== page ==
Population and Demography
According to the General Population Census 1998, the final population of Cambodia on March 3 1998 was 11,437,656. Approximately 51.8 percent of the total population was female and 48.2 percent was male, that is, a sex ratio of 93 percent (NIS, 1999).
To obtain up-to-date information on the population for the period between the 1998 population census and the next population census in 2008, the National Institute of Statistics (NIS) conducted a survey in 2004 among a nationally representative sample of households. The Cambodia Inter-Censal Population Survey (CIPS) showed an estimated population in Cambodia on March 3 2004 of 12.824 million people. Approximately 51.7 percent of the total population was female and 48.3 percent was male, that is, a sex radio of 93.5 percent in 2004.
According to CIPS 2004, out of 2.5 million households in Cambodia, 29.2 percent of households were headed by females, showing an increase of 3.5 percentage points over the proportion of 25.7 percent in 1998. The percentage of female-headed households in urban and rural areas was 28.6 and 29.3 percent, respectively.
According to CIPS 2004, the density of the population was 74 persons per square kilometer, showing an increase of 10 points over 1998. The average household size of regular households in 2004 was 5.1 persons, with an average of 5.4 persons for urban households and 5.0 persons for rural households.
Table 5.1 Estimated number of households and household population by sex and average household size by total, urban and rural areas, Cambodia 2004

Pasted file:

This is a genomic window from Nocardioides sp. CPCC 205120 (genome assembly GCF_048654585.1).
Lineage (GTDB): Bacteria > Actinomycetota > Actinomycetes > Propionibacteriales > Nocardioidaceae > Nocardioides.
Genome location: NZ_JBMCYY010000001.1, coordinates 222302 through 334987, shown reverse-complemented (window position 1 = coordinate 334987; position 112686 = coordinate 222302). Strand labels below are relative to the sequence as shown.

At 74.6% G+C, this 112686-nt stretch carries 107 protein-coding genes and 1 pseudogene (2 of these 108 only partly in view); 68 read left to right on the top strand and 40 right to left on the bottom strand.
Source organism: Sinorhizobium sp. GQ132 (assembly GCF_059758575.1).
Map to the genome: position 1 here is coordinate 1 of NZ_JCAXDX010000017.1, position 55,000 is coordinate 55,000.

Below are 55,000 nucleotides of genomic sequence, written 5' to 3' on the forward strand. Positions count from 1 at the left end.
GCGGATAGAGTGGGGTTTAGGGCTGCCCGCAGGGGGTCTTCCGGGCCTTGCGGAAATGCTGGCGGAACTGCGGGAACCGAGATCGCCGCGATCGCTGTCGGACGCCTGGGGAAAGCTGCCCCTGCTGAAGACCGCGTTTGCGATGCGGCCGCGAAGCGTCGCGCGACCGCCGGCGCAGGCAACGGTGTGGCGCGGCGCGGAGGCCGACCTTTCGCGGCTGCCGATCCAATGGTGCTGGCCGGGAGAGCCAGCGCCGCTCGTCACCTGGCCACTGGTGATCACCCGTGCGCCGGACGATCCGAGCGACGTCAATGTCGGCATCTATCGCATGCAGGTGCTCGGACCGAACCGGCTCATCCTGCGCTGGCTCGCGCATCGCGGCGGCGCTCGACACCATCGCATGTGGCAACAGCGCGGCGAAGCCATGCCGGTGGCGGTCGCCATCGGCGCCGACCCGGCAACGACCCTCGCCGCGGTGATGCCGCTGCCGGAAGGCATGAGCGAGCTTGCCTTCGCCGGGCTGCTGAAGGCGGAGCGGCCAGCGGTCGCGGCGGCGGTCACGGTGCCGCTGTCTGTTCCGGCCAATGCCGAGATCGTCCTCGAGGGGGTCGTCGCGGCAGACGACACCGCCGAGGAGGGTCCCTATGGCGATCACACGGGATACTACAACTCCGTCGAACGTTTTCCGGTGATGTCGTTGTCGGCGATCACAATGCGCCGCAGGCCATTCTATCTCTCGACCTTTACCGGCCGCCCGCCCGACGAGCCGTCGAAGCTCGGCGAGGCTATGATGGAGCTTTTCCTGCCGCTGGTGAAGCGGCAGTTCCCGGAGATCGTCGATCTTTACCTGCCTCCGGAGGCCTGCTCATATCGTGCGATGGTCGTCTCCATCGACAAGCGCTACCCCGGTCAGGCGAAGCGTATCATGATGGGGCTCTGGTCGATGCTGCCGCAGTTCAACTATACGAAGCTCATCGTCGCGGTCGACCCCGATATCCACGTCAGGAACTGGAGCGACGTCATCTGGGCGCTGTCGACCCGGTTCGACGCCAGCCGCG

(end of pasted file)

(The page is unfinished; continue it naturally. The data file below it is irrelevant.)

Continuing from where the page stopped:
Source: CIPS, 2004
The average size of household has marginally decreased during 1998-2004 both in urban and rural areas indicating perhaps the beginning of a trend to have smaller sized households. It is also interesting to note there is little difference in size between rural and urban households.
According to CIPS 2004, approximately 38.6 percent of the population was 14 years old or younger and only about 3.9 percent of the population was 65 years of age or older. The proportion for each age group based on the CIPS survey and population projections are almost the same.
The proportion of children of 14 years of age or younger declined by about four percentage points during 1998-2004. The proportion of the population aged 15-49 years increased by about 3 percentage points during 1998-2004 (Table 5.1, Figure 5.1 and Figure 5.2). The median age in Cambodia worked out to be 19.9 in 2004 and is likely to increase to 21.6 in 2010 according to projections.
Table 5.2: Percentage of the Population by Age Group
Source: CIPS 2004
Figure 5.1: Age Pyramid, 2004
Source : CIPS 2004
Figure 5.2: Age Pyramid, 1998
Source : CIPS 2004
The population characteristics of Cambodia, while being similar to those of some of the comparable developing countries, reflect distinctively the consequences of war and political instability in the recent past. The effects of high mortality and large scale out migration from the country during the Khmer Rouge period (1975-79) are revealed by very low sex ratios in the age groups 40 - 44 onwards. The largest cohort reported by the census is those of ages 5 – 9 closely followed by the cohort of ages 10-14. This may be attributed to a baby boom reported in the early 1980s after the Khmer Rouge era ended and an estimated high fertility in the following years. The 1998 Census counted a population of 11.4 million (NIS, 2006).
Age Dependency Ratio
The age dependency ratio is the percentage of the population in the younger (0-14) and older (65+) age groups to the population in the age group 15 - 64 years. Table 5.3 shows that the dependency ratio is higher in rural areas for both sexes. These ratios are lower than the corresponding ratios in 1998. The main reason for this difference is the change in the age structure with decline in the proportion of child population.
Table 5.3: Dependency Ratio, 2004
Source : CIPS 2004